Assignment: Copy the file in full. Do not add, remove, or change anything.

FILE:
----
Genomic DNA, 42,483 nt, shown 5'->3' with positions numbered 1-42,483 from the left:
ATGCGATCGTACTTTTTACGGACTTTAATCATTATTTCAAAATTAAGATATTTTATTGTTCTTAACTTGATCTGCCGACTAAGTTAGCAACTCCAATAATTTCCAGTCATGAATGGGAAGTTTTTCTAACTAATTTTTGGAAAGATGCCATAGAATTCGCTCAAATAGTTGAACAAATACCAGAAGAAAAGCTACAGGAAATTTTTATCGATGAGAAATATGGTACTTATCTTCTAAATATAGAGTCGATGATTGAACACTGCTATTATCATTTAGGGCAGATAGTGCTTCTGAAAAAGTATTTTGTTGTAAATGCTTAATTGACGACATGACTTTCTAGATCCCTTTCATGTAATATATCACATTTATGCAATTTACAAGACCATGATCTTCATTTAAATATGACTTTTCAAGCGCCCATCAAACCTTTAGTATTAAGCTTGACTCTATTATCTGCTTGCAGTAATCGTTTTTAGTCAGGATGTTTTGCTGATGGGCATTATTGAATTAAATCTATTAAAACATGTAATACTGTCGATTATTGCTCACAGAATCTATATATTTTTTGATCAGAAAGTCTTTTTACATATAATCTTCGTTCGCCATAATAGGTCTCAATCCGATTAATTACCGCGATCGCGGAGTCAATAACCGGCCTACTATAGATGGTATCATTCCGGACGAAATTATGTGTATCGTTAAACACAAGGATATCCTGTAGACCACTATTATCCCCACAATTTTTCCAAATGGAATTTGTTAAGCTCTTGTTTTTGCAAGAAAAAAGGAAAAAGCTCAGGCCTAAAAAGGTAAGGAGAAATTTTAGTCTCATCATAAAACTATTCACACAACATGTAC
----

Genomic DNA, 42,483 nt, shown 5'->3' with positions numbered 1-42,483 from the left:
ATGCGATCGTACTTTTTACGGACTTTAATCATTATTTCAAAATTAAGATATTTTATTGTTCTTAACTTGATCTGCCGACTAAGTTAGCAACTCCAATAATTTCCAGTCATGAATGGGAAGTTTTTCTAACTAATTTTTGGAAAGATGCCATAGAATTCGCTCAAATAGTTGAACAAATACCAGAAGAAAAGCTACAGGAAATTTTTATCGATGAGAAATATGGTACTTATCTTCTAAATATAGAGTCGATGATTGAACACTGCTATTATCATTTAGGGCAGATAGTGCTTCTGAAAAAGTATTTTGTTGTAAATGCTTAATTGACGACATGACTTTCTAGATCCCTTTCATGTAATATATCACATTTATGCAATTTACAAGACCATGATCTTCATTTAAATATGACTTTTCAAGCGCCCATCAAACCTTTAGTATTAAGCTTGACTCTATTATCTGCTTGCAGTAATCGTTTTTAGTCAGGATGTTTTGCTGATGGGCATTATTGAATTAAATCTATTAAAACATGTAATACTGTCGATTATTGCTCACAGAATCTATATATTTTTTGATCAGAAAGTCTTTTTACATATAATCTTCGTTCGCCATAATAGGTCTCAATCCGATTAATTACCGCGATCGCGGAGTCAATAACCGGCCTACTATAGATGGTATCATTCCGGACGAAATTATGTGTATCGTTAAACACAAGGATATCCTGTAGACCACTATTATCCCCACAATTTTTCCAAATGGAATTTGTTAAGCTCTTGTTTTTGCAAGAAAAAAGGAAAAAGCTCAGGCCTAAAAAGGTAAGGAGAAATTTTAGTCTCATCATAAAACTATTCACACAACATGTAC